Official news from the Google Webmaster Central Blog on Friday confirmed that Google is taking further steps to prioritize mobile search index, and it should come as no surprise because most Google searches now come from mobile devices. The post confirmed that Google began testing its mobile-first index, which will first look at the mobile version of your website for its ranking signals and only reference the desktop version when there is no mobile version. For now, Google is calling the test just an “experiment.”
“To make our results more useful, we’ve begun experiments to make our index mobile-first. Although our search index will continue to be a single index of websites and apps, our algorithms will eventually primarily use the mobile version of a site’s content to rank pages from that site, to understand structured data, and to show snippets from those pages in our results,” the post read, noting that the current Google ranking system is primarily geared towards desktop sites. According to Google, mobile-first indexing will be an important step in providing content that’s most relevant to the user.
Still, the announcement emphasized that desktop site rankings aren’t going anywhere, at least not yet. “Of course, while our index will be built from mobile documents, we’re going to continue to build a great search experience for all users, whether they come from mobile or desktop devices.”
So what does this all mean? For one, the days of Google solely concentrating on desktop metrics are clearly numbered. Pair this news with Google’s mobile-focused precursors — AMP, mobile-friendly design demands and boosts for positive mobile UX, among others — and it should come as no shock. So the question is no longer centered around the future of mobile, but the future of desktop. The most impacting facet of this news — should it become standard — is that there will no longer be a “mobile-friendly” adjustment. Instead, Google will only use your desktop site for rankings if you do not have a mobile site.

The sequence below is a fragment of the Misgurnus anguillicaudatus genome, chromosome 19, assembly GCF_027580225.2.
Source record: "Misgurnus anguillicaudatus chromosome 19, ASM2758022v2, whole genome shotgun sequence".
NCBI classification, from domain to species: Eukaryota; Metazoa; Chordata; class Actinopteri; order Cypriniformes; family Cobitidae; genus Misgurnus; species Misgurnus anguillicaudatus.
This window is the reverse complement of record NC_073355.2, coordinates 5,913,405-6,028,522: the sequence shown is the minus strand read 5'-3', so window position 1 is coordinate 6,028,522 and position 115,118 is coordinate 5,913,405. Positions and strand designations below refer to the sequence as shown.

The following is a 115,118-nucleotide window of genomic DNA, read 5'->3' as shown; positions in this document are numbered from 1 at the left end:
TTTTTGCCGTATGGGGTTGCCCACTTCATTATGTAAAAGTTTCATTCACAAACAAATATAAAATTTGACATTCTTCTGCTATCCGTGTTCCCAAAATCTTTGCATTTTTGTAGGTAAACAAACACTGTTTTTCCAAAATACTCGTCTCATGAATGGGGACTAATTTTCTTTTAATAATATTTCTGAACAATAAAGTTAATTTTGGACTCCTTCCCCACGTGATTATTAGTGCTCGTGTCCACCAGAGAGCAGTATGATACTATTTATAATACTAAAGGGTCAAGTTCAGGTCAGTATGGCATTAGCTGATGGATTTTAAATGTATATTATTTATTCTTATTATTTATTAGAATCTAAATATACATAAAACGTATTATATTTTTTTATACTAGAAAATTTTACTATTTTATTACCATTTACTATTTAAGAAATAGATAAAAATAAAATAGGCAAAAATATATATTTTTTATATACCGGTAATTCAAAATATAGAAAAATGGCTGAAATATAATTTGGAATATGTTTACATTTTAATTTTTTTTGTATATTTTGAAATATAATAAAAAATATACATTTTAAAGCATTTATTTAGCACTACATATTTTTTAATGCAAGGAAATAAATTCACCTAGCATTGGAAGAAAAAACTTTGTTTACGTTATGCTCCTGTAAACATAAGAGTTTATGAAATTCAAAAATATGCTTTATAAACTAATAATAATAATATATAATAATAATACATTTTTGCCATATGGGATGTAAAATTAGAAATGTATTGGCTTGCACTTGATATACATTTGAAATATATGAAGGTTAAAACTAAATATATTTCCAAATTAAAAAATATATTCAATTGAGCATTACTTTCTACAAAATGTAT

Preparing for the Change
Google outlined a few recommendations that webmasters can use to prepare for the change. First and foremost, the company said that any site that’s “equivalent” across mobile and desktop will require no change. If your site differs from desktop to mobile, though, the most important things to do is to make sure to serve structured markup for both versions. Google reminded webmasters that they can verify the equivalence of their structured markup across desktop and mobile by typing the URLs of both versions into the Structured Data Testing Tool and comparing the output. Additionally, webmasters should use the robots.txt testing tool to verify that a mobile site is accessible to Googlebot, Google’s web-crawling bot.
The search engine says that it plans to experiment on a small scale “over the coming months” and then ramp up the change once it’s confident in the process. Stay tuned to the EXCLUSIVE blog for more SEO news, or request an ecommerce analysis to see if your site is prepared for this major update. We’ll continue to keep you updated as new information on this change and other important news as it becomes available.
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